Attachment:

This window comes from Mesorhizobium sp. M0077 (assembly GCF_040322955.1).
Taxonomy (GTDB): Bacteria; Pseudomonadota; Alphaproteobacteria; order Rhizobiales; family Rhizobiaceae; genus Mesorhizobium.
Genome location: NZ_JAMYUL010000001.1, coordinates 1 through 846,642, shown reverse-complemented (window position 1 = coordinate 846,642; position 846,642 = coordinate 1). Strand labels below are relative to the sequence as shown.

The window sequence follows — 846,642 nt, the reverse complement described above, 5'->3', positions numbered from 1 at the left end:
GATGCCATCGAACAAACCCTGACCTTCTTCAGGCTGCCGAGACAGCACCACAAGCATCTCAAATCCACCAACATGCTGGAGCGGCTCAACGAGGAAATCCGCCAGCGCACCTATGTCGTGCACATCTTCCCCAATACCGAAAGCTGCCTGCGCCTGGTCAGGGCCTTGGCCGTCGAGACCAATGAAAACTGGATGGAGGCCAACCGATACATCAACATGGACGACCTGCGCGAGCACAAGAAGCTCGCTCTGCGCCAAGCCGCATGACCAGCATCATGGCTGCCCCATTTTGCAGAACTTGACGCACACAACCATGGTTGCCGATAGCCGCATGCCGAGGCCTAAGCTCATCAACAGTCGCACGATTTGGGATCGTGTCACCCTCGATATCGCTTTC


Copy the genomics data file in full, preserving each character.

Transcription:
This window comes from Mesorhizobium sp. M0077 (assembly GCF_040322955.1).
Taxonomy (GTDB): Bacteria; Pseudomonadota; Alphaproteobacteria; order Rhizobiales; family Rhizobiaceae; genus Mesorhizobium.
Genome location: NZ_JAMYUL010000001.1, coordinates 1 through 846,642, shown reverse-complemented (window position 1 = coordinate 846,642; position 846,642 = coordinate 1). Strand labels below are relative to the sequence as shown.

The window sequence follows — 846,642 nt, the reverse complement described above, 5'->3', positions numbered from 1 at the left end:
GATGCCATCGAACAAACCCTGACCTTCTTCAGGCTGCCGAGACAGCACCACAAGCATCTCAAATCCACCAACATGCTGGAGCGGCTCAACGAGGAAATCCGCCAGCGCACCTATGTCGTGCACATCTTCCCCAATACCGAAAGCTGCCTGCGCCTGGTCAGGGCCTTGGCCGTCGAGACCAATGAAAACTGGATGGAGGCCAACCGATACATCAACATGGACGACCTGCGCGAGCACAAGAAGCTCGCTCTGCGCCAAGCCGCATGACCAGCATCATGGCTGCCCCATTTTGCAGAACTTGACGCACACAACCATGGTTGCCGATAGCCGCATGCCGAGGCCTAAGCTCATCAACAGTCGCACGATTTGGGATCGTGTCACCCTCGATATCGCTTTC